Now the 27-year-old Vera often seeks inspiration in far-off lands and cultures. She recently returned from India, from where she seems to have discovered a certain eastern reasoning concerning the ordering of the world. Source: ITAR-TASS
The 4th annual Slovo Festival of Russian Literature held in London in March was as accessible as it was grand in scope. The widely feted poet and performance artist Vera Polozkova, who was invited to headline the festival, set a magical tone. Polozkova appeared at the opening like a capsizing wave, her full-length dark blue dress set off by enormous expressive eyes, the epitome of femininity. As she began to beat out her crisp, incisive verse, her sharp, almost masculine mind flashed like a serrated blade.
People compare Vera Polozkova’s recitals to a rock concert - such is the force of the outpouring of feeling between the artist and her audience. Her verse works like short film clips about far-off lands and hot islands. She tells fleeting, exotic tales that bring to mind the captivating charm of Nikolai Gumilev and his poetic musings about Africa. In Polozkova’s case, however, there is no apparent attachment to places, as her focus lingers on her cinematic subjects (with names like Manou, Joe, Lou) and the elusive elements that form relationships: melancholy; human understanding and miscomprehension; craving for love and fear of it; gentle gestures; and smiles forming from the corners of a mouth.
These accounts of people with foreign-sounding names are like a mini-show in which she is writer, director and performer. The poet also admits with a twinkle that foreign names offer her a certain freedom and enable her to escape questions from the audience like “My name is Katya, why did you decide to write so harshly about Katya?!”
Polozkova has become increasingly known for her dramatic monologues, which are caustic, witty and wrenching; they are also deeply conversational, and sound like the interior monologues of young, educated women of the 21st century. Born to a rapid and punchy modern rock rhythm, Polozkova fires off phrases like arrows, eschewing mysticism and imparting a clear message devoid of frills. Her words are astonishingly precise and resonant.
Source: Youtube / Sergei Sarakhanov
Polozkova is most frequently likened to the great poet Joseph Brodsky, for her intelligence, her precise imagery and her rhythmic meter. Words for her are “a powerful force and magic,” the poet once revealed in an interview with Rossiyskaya Gazeta. “I am a perfectionist. My consciousness nurtures the concept of a certain universal order; I have dreamed about this my whole life. And poetry is also an attempt to establish metaphysical order.”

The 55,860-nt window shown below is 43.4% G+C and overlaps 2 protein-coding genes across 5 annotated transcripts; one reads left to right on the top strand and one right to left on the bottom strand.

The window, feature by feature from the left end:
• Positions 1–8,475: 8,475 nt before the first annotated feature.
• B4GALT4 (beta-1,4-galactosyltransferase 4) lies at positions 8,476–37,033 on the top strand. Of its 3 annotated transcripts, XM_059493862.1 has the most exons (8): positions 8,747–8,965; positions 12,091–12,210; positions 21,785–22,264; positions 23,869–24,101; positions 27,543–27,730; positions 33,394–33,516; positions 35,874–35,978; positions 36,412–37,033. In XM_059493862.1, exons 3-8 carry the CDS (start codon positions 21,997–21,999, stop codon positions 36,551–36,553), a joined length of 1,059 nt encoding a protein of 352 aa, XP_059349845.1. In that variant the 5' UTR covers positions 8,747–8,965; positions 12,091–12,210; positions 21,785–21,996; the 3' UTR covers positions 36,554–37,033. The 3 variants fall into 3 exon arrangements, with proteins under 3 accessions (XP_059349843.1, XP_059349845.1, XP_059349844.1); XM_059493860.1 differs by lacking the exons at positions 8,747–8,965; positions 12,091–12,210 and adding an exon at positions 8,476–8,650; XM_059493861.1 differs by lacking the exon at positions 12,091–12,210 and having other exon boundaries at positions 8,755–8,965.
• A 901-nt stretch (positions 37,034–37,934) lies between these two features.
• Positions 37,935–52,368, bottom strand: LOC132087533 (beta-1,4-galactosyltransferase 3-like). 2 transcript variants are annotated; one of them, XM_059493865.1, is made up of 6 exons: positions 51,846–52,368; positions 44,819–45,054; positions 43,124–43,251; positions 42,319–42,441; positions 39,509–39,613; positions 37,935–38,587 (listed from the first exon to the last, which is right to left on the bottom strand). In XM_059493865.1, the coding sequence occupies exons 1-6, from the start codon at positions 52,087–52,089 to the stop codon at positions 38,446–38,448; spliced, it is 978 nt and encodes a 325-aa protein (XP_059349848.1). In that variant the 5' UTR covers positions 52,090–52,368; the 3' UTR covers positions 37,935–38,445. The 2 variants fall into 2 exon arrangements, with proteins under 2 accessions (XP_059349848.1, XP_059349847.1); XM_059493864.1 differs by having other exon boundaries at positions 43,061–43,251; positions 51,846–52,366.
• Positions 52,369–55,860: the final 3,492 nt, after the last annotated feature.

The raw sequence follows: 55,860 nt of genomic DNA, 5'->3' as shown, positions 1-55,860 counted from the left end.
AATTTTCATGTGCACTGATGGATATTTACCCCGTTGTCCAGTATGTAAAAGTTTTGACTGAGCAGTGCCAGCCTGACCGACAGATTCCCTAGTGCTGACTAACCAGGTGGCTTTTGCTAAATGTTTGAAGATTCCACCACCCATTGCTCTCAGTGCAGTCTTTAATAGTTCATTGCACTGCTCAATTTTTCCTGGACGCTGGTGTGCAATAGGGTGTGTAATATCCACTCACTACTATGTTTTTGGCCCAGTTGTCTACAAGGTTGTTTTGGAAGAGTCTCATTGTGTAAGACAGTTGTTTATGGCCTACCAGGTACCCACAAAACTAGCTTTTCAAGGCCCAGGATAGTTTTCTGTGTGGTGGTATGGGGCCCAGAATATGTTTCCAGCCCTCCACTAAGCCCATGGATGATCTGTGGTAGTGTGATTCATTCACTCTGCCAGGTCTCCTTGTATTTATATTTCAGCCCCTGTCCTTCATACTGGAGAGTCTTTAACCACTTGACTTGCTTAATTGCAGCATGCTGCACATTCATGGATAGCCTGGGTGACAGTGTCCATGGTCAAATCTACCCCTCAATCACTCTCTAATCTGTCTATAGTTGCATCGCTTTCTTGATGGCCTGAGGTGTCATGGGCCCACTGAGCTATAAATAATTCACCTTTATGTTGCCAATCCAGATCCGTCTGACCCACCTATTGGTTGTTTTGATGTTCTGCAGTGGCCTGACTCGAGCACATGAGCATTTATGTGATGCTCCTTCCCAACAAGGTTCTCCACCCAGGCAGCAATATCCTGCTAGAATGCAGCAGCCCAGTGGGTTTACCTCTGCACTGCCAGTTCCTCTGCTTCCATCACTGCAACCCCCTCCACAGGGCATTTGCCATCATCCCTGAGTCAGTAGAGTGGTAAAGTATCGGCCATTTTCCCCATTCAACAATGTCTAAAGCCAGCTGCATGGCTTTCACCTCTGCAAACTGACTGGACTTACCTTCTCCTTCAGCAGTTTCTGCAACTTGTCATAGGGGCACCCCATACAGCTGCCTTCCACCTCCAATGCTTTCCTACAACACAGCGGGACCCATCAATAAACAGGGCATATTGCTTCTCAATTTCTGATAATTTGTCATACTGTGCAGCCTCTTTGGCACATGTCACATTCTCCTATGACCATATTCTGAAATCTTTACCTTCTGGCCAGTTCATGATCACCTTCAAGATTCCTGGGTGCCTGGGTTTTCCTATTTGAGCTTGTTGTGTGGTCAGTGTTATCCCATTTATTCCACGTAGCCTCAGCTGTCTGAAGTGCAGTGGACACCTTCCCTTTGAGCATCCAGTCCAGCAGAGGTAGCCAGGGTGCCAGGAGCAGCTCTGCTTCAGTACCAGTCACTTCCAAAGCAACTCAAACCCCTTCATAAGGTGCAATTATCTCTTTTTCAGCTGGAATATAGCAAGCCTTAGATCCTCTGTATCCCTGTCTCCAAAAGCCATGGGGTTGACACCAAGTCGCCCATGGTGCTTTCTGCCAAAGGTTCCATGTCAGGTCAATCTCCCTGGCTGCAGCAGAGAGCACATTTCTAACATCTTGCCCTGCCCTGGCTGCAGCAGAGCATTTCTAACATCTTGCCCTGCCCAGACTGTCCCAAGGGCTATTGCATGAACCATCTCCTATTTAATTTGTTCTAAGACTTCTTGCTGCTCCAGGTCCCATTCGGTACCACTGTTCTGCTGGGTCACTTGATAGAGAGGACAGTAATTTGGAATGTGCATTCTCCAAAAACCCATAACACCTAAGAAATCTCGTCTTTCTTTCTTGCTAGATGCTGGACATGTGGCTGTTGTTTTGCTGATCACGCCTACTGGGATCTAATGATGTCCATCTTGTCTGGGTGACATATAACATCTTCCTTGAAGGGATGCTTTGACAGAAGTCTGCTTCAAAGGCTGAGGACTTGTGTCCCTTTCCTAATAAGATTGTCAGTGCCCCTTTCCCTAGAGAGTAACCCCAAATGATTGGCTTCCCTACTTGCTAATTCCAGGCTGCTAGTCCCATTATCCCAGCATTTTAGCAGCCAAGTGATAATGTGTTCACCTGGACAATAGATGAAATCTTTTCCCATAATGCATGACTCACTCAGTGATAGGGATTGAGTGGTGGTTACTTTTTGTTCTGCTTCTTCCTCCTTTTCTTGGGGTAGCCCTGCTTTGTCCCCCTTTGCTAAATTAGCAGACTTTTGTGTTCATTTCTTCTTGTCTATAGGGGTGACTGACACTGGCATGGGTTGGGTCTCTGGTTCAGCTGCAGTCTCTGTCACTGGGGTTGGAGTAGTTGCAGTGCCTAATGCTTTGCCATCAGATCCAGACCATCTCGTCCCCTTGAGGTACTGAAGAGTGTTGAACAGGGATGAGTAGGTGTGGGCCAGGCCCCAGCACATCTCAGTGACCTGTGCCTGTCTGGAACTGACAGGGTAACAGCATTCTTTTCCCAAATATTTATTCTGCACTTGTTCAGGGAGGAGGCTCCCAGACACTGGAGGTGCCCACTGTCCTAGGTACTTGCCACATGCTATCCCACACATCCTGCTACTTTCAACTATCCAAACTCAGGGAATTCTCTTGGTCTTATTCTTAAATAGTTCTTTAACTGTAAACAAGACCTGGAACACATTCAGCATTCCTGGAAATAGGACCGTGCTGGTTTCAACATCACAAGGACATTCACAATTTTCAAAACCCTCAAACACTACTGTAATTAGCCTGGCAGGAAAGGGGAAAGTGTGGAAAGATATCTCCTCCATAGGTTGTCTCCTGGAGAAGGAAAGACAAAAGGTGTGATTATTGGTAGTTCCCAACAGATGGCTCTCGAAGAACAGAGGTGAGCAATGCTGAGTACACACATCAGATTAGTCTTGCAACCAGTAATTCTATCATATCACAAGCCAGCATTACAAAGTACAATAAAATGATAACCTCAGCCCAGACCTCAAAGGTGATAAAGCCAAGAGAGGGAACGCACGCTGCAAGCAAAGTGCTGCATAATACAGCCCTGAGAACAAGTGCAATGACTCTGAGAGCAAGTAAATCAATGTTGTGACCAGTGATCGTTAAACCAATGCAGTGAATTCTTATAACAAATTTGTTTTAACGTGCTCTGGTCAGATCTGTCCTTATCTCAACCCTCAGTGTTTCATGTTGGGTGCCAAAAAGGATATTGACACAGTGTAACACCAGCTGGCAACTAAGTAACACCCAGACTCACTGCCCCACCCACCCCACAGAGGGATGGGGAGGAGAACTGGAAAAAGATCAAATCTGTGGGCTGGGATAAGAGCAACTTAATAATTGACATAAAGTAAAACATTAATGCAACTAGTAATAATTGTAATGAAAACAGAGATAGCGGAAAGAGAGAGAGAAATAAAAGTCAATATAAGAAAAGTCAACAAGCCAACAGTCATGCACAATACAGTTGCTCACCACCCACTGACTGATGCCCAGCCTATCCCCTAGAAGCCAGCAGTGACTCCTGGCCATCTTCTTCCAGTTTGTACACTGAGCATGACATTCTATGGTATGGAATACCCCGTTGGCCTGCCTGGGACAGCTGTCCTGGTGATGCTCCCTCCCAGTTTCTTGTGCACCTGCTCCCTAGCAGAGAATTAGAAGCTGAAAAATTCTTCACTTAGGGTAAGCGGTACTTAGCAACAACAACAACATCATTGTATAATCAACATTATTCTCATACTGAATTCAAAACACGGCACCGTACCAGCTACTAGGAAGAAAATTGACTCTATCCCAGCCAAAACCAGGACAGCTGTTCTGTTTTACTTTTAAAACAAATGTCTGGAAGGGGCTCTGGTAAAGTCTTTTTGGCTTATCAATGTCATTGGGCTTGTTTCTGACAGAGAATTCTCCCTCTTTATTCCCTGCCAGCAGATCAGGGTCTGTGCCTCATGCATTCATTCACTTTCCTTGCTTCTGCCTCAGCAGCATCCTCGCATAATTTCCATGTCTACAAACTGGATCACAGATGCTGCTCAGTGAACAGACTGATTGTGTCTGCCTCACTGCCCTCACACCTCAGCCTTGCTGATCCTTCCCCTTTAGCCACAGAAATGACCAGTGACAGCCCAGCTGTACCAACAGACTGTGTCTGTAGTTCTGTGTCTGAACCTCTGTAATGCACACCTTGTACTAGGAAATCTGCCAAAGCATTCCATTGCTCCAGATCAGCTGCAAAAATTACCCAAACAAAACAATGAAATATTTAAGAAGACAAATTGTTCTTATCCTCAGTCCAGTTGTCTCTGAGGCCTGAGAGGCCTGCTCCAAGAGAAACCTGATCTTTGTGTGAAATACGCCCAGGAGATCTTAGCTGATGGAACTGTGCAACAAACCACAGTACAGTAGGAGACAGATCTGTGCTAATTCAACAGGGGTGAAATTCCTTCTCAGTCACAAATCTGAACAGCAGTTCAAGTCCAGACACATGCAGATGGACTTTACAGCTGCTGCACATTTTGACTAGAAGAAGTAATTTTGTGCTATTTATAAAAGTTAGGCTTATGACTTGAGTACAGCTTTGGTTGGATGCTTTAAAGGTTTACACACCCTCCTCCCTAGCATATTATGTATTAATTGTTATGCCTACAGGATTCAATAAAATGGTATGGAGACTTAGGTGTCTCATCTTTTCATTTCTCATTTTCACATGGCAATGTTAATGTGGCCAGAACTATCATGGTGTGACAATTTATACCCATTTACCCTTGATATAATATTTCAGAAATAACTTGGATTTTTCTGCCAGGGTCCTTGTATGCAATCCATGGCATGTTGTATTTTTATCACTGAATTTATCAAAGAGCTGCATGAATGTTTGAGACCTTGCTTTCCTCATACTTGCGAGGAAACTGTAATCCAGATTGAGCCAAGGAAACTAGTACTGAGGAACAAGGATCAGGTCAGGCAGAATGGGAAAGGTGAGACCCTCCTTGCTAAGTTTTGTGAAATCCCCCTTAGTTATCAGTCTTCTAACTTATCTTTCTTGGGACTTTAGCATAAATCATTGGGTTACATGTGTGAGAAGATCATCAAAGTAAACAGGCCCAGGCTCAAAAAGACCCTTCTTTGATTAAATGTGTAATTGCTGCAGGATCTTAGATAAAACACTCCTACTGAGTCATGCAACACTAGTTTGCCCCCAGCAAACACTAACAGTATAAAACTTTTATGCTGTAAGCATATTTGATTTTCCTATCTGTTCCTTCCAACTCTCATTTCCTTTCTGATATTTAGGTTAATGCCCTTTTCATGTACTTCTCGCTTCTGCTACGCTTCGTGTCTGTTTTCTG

Vera Polozkova had studied in Lomonosov University's Faculty of Journalism in Moscow. Her work was soon published in glossy magazines, but then just three months before her graduation the diligent student suddenly quit university. The blogging culture was just appearing in Russia at the time, and Polozkova published her poetry on her personal blog titled “Miss Understanding.” She instantly drew a readership of thousands and went on to become one the most popular poet bloggers on the Russian Internet. She has since published three books, received several literary awards and started to act in the theatre.
Now the 27-year-old Vera often seeks inspiration in far-off lands and cultures. She recently returned from India, from where she seems to have discovered a certain eastern reasoning concerning the ordering of the world.
Vera Polozkova’s appearance at the Slovo Festival was also her London debut. As she gave a dramatic reading of about the sea, a saxophone emitted the sound of the tide. Three musicians accompanied her verse; each improvised behind her to emphasize and riff off of the drama of her words. They played when instinct prompted them, creating a fusion of feeling and rhythm, flawlessly performed to the verse. The entire hall was tuned into the same frequency, into a wave called Vera.
Vera Polozkova 'And it may be not God'
And it may be not God but someone like His designee
Taking you to his face as his eyes aren't keen to see,
Like a dried dead bee, like a pebble naked -
His breath rich like liquor of well tested quality,
Like a thick old spirit of wonderful quality -
And extending a “happy belated”...
All is belated.
Scratching you at the corner and rolling you on his palm –
Curly hair of tea,
The forehead of milky balm,
Helpless clavicles stick out so open and so clear.
Move your eyes to look down – the clouds are quiet and calm,
Far beneath you they drift nonchalantly, swaying some.
Nothing happens to you
On from here.
Well, so hi, here is God and I’m His commander at war,
I was picky when choosing to call you out the door,
And so took you with all your stuff
Human mineral that’s all traversed by vein and pore,
Why, you look in a strangely astonished fashion,
Like you haven’t died
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